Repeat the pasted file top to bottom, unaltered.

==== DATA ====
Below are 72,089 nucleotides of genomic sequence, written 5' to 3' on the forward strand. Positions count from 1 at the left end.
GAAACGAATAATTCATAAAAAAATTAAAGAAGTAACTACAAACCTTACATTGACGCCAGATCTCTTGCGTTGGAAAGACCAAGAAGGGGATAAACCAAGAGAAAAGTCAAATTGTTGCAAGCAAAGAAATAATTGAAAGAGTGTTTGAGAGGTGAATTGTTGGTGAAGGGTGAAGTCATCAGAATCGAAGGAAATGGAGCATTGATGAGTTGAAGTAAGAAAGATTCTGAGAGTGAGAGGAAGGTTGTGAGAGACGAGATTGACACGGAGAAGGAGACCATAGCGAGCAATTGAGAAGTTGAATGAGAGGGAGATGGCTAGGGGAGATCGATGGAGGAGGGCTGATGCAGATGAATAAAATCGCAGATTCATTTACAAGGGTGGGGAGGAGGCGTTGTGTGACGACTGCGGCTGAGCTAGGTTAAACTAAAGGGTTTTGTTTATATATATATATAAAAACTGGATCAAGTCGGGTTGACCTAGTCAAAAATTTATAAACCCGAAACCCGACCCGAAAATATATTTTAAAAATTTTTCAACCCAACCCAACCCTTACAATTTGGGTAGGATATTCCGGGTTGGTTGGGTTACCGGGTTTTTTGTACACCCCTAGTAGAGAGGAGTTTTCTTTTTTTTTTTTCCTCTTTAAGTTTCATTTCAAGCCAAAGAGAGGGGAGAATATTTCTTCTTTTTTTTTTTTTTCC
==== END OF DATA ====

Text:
Below are 72,089 nucleotides of genomic sequence, written 5' to 3' on the forward strand. Positions count from 1 at the left end.
GAAACGAATAATTCATAAAAAAATTAAAGAAGTAACTACAAACCTTACATTGACGCCAGATCTCTTGCGTTGGAAAGACCAAGAAGGGGATAAACCAAGAGAAAAGTCAAATTGTTGCAAGCAAAGAAATAATTGAAAGAGTGTTTGAGAGGTGAATTGTTGGTGAAGGGTGAAGTCATCAGAATCGAAGGAAATGGAGCATTGATGAGTTGAAGTAAGAAAGATTCTGAGAGTGAGAGGAAGGTTGTGAGAGACGAGATTGACACGGAGAAGGAGACCATAGCGAGCAATTGAGAAGTTGAATGAGAGGGAGATGGCTAGGGGAGATCGATGGAGGAGGGCTGATGCAGATGAATAAAATCGCAGATTCATTTACAAGGGTGGGGAGGAGGCGTTGTGTGACGACTGCGGCTGAGCTAGGTTAAACTAAAGGGTTTTGTTTATATATATATATAAAAACTGGATCAAGTCGGGTTGACCTAGTCAAAAATTTATAAACCCGAAACCCGACCCGAAAATATATTTTAAAAATTTTTCAACCCAACCCAACCCTTACAATTTGGGTAGGATATTCCGGGTTGGTTGGGTTACCGGGTTTTTTGTACACCCCTAGTAGAGAGGAGTTTTCTTTTTTTTTTTTCCTCTTTAAGTTTCATTTCAAGCCAAAGAGAGGGGAGAATATTTCTTCTTTTTTTTTTTTTTCC